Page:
By Kate Lunau - Tuesday, January 8, 2013 - 0 Comments
It’s tied to obesity, diabetes and cancer–and exercise won’t make up for it
On Sept. 24, 2007, a Monday evening, Cathleen Renner sat down in her home office to tackle a project. Renner, 47, was a manager at AT&T, where she’d been for 25 years. It isn’t clear how many hours she spent at the computer that night, making a plan for a possible employee strike, but she did send an email to a colleague at 12:26 a.m. When her son got up at 7 a.m., she was at her desk. Renner took him to the bus a little later, and as she walked out the door, she clutched her leg and let out a cry of pain. Still, she returned to work. At 11:34, she called an ambulance. Renner was dead by the time she reached the hospital.
Like most of us, Renner spent long hours on the job seated at her computer; in a workers’ compensation claim filed after her death, her husband argued that sitting was what killed her. (Renner died of a pulmonary embolism after a blood clot formed in her leg.) The case was not exactly straightforward; AT&T called an expert who pointed out Renner was morbidly obese, weighing 304 lb., and had recently started taking new medication, birth control pills. But in 2011 a New Jersey judge ruled in James Renner’s favour, noting his wife’s job required her to “spend unusually long hours at her computer” and awarding him workers’ compensation benefits as a result. The decision was extremely unusual, the first of its kind legal observers could recall. But if a growing number of health experts are right about the dangers of sitting, it could be a harbinger of things to come. Continue…
By Kate Lunau - Monday, March 12, 2012 at 11:50 AM - 0 Comments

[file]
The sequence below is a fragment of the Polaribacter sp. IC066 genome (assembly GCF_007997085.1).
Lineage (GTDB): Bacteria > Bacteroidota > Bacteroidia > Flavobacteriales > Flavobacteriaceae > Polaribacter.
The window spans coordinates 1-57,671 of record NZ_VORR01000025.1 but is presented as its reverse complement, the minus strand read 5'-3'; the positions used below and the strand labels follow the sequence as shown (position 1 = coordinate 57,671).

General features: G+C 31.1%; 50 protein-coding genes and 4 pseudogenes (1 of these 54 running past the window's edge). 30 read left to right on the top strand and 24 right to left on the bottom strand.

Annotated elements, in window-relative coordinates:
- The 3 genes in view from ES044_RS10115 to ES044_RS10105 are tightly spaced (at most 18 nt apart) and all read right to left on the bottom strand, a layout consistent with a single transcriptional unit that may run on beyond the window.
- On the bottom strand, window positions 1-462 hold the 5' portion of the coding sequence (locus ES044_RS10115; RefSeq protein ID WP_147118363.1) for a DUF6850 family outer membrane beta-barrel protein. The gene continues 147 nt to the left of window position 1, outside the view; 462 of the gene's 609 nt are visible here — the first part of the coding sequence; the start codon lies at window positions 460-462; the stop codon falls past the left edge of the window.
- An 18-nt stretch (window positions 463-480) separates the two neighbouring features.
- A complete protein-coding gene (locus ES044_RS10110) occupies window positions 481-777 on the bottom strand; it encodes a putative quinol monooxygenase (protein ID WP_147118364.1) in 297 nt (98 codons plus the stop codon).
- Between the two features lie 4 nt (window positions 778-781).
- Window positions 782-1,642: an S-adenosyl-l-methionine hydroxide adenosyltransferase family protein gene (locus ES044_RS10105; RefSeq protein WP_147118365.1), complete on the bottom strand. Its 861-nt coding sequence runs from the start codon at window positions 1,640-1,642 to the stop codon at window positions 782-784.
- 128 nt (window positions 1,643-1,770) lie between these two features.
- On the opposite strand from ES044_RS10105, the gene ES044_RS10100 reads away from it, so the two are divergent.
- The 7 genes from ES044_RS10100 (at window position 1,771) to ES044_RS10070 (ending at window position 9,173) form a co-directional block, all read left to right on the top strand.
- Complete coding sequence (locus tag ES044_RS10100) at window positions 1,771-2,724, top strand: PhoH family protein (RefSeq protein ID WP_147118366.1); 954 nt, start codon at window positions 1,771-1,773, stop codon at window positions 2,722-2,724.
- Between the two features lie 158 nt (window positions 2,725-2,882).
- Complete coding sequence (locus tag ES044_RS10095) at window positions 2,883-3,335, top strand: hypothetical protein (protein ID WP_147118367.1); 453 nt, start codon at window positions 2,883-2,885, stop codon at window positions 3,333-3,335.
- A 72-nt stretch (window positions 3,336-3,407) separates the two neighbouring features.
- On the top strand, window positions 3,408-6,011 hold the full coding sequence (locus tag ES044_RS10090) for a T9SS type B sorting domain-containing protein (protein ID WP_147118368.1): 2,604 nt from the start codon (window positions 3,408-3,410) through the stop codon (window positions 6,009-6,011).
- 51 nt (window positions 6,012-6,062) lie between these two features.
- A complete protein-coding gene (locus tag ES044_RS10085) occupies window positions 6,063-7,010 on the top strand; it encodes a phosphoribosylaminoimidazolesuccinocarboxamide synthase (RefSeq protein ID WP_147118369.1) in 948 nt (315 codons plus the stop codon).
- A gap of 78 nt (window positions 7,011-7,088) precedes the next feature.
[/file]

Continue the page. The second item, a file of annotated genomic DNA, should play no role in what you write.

And exercising won’t necessarily save you
Shoehorning a visit to the gym into a busy day is difﬁcult for almost anybody. Jacqueline Gradish, a personal trainer in Toronto, sees it all the time with her clients, who are “crammed into their workdays,” she says. “They come ﬁrst thing in the morning, because it’s the only time they have control over.” Even after a session with Gradish, many will ﬁnd themselves spending the rest of the day barely moving: seated at a desk, in a car, or after work, on the couch. “Some of them are literally tied to a screen,” she says.
Canadian adults are now spending about three-quarters of their time sedentary, according to Mark Tremblay, director of the Healthy Active Living and Obesity Research Group (HALO) at the CHEO Research Institute in Ottawa. A growing body of research suggests that too much sedentary time carries risks—even for those who diligently exercise. In September, Tremblay’s group launched the Sedentary Behaviour Research Network (SBRN) to study the impact of all the time we spend inactive, the dangers of which we’re only starting to understand. Jean-Philippe Chaput, junior research chair at HALO, puts it bluntly: “Independent of physical activity, sitting too much is killing us.”
According to Canadian guidelines, adults should do 150 minutes of moderate or vigorous aerobic physical activity per week, in 10-minute bouts or more. But only 15 per cent of us actually do that much, according to Statistics Canada; among that small group, many would qualify as “active couch potatoes,” who exercise for 30 minutes or so and spend the rest of their time relatively inactive. “A few [recent] studies have suggested that people who sit more die sooner, and have an increased risk of disease,” says Travis Saunders, a Ph.D. candidate at CHEO. “We’ve all been blind to it the past 30 or 40 years, focusing on the importance of physical activity. Sitting was just seen as a lack of activity,” not as an independent risk factor, as it’s now understood.